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Signs you need more electrolytes

AUG 16, 2023

Minute 1: Make downhill runs work in your favor

The Boston Marathon may be famous for Heartbreak Hill, but experienced runners will tell you that more PR dreams are dashed on the downhill sections of the course than while climbing up the Newton hills. Downhill running can be a tempting opportunity to pick up the pace and coast toward your goals, but it’s important to remember downward inclines present a unique set of challenges for runners. If you want to descend quickly and safely, you should adopt these: "Mental Strategies for Downhill Running.” Flying down a hill will apply a lot more impact force on your body than a level or uphill run. It can help to take longer strides, keeping your movements as fluid as possible. You don’t want to fling yourself down the road or trail, thinking that gravity is doing all the work. On the other hand, you should resist the urge to brake with your steps. Of course, that can make it difficult to maintain stability, so looking further ahead than normal can give you time to observe and react to any terrain changes that come your way. That can help lower your anxiety so you can adopt an aggressive descent strategy. Your mindset will only get you so far, though, and there’s no substitute for practice. That’s why you should consider: “How to Train for Downhill Running.” Unlike uphill training, running downhill repeats probably shouldn’t be a part of your routine. The impact forces will wear on your joints if your downhill volume is too great, so a quality over quantity approach to training is preferred. By focusing on technique, like shifting your body to be perpendicular to the hill and increasing cadence, you can improve your speed and protect yourself from injury all at once.


Minute 2: Heat shock proteins could give you a longer lifespan

5.5 million Finns can’t be wrong. Consistently ranked one of the healthiest countries in the world, we’d like to think Finland’s saunas have a bigger role in that honor than the national penchant for eating sauteed reindeer. In fact, new research suggests that heated rocks are probably better for your health than cooked Rudolph. That’s because the body has a remarkable ability to adapt to high temperatures, and it can improve your cellular health in the process. To learn why, take a look at: “How to Boost Your Longevity With ‘Heat Shock Proteins’.” Heat shock proteins are the chaperones to the chaotic dance that is your cellular makeup. Every once in a while, something goes wrong in the process of cell growth, but HSPs can help remove the unwanted material that forms. The result is an improved ability to fight diseases like Parkinsons and dementia, as well as an overall boost to your resilience and immune function. Research shows that exposure to temperatures at or above 102.2 degrees is the magic number to activate your HSPs, and saunas are one way to achieve that: “Heat Shock Therapy: Why Saunas Are So Good for You.” Throughout history, various cultures have believed in the longevity-boosting properties of saunas and heat exposure, but it’s only recently that we’ve begun to understand the mechanisms behind their impressive results. If you don’t have access to a sauna, exercising in hot weather will still do the trick, but be sure to take caution to reduce your risk of overheating. Here is how to “Exercise Safely in Hot Weather.”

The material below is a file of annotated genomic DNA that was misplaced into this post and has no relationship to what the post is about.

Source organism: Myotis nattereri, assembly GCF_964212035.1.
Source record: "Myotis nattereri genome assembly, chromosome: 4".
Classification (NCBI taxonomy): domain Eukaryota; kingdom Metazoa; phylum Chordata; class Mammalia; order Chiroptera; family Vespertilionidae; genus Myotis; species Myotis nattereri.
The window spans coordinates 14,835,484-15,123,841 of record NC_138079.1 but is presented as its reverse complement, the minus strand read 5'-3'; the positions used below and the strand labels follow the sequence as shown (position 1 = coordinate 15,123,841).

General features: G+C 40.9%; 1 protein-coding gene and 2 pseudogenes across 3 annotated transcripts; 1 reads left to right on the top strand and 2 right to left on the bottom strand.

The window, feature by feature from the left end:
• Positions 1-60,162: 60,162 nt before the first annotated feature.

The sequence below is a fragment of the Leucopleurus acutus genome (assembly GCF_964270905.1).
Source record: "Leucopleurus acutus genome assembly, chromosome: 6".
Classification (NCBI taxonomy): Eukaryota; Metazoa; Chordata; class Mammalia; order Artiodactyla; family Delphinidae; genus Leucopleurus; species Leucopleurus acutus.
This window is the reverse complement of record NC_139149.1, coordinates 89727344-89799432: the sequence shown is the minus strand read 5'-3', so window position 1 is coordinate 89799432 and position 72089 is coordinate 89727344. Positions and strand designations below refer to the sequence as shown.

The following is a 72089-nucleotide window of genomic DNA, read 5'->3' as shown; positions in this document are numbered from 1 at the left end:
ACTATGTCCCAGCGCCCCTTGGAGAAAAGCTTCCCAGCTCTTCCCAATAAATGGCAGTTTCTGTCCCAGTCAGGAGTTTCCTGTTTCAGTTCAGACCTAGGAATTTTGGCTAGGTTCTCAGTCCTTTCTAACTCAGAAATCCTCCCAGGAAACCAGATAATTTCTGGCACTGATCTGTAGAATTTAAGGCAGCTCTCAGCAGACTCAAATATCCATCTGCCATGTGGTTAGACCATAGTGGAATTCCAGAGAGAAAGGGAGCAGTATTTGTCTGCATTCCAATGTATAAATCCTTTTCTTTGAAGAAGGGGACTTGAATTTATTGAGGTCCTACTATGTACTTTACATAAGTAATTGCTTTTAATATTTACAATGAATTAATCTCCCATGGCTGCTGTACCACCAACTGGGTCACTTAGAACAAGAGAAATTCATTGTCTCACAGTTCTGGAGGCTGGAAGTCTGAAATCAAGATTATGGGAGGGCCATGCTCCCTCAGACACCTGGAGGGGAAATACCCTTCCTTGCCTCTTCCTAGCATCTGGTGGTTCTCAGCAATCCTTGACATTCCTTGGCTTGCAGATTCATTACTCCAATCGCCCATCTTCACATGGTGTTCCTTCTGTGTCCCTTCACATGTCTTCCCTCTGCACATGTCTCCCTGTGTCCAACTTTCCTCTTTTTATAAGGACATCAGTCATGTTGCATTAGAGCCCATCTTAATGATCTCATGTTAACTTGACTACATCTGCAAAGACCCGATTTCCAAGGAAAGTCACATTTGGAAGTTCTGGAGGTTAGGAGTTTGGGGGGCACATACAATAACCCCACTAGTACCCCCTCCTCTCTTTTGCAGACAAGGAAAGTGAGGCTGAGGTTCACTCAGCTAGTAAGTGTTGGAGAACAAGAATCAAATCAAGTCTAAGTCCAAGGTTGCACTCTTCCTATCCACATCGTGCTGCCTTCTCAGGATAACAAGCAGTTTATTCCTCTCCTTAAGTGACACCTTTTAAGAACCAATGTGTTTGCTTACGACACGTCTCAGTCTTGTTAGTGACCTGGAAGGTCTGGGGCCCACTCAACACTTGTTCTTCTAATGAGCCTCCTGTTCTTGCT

Minute 3: How often should you work out?

Finding the right balance of exercise frequency is like tuning an instrument; it takes time and effort to fall into harmony. Too little exercise, and you won’t progress. Work out too much, and you’ll risk injury or burnout. If you want to figure out the frequency that will work for you, it starts by asking a few questions found in this blog post from Polar: “How many days a week should I work out?” The first step is identifying your goals. If you’re trying to put on muscle and grow faster simultaneously, you’re likely going to need more workouts per week than someone focusing on a single objective. You’ll also want to take an honest look at your fitness level right now. Generally speaking, the longer you’ve been training, the greater the volume your body can handle. That means if you’re just getting started, you’ll want to temper your exercise frequency to avoid making the mistake of doing too much too soon. Once you’ve got an evaluation of your goals and aptitude, you can start to build a schedule. One thing to keep in mind is that working out every day of the week is probably too much for any athlete, since it prevents the opportunity to take rest days. If you’re unsure when to take a load off, you should check out: “When to Take a Rest Day—and When to Push Through.” Elevated heart rates, intense soreness, and feeling unmotivated are all signs that it’s time to chill out for a day.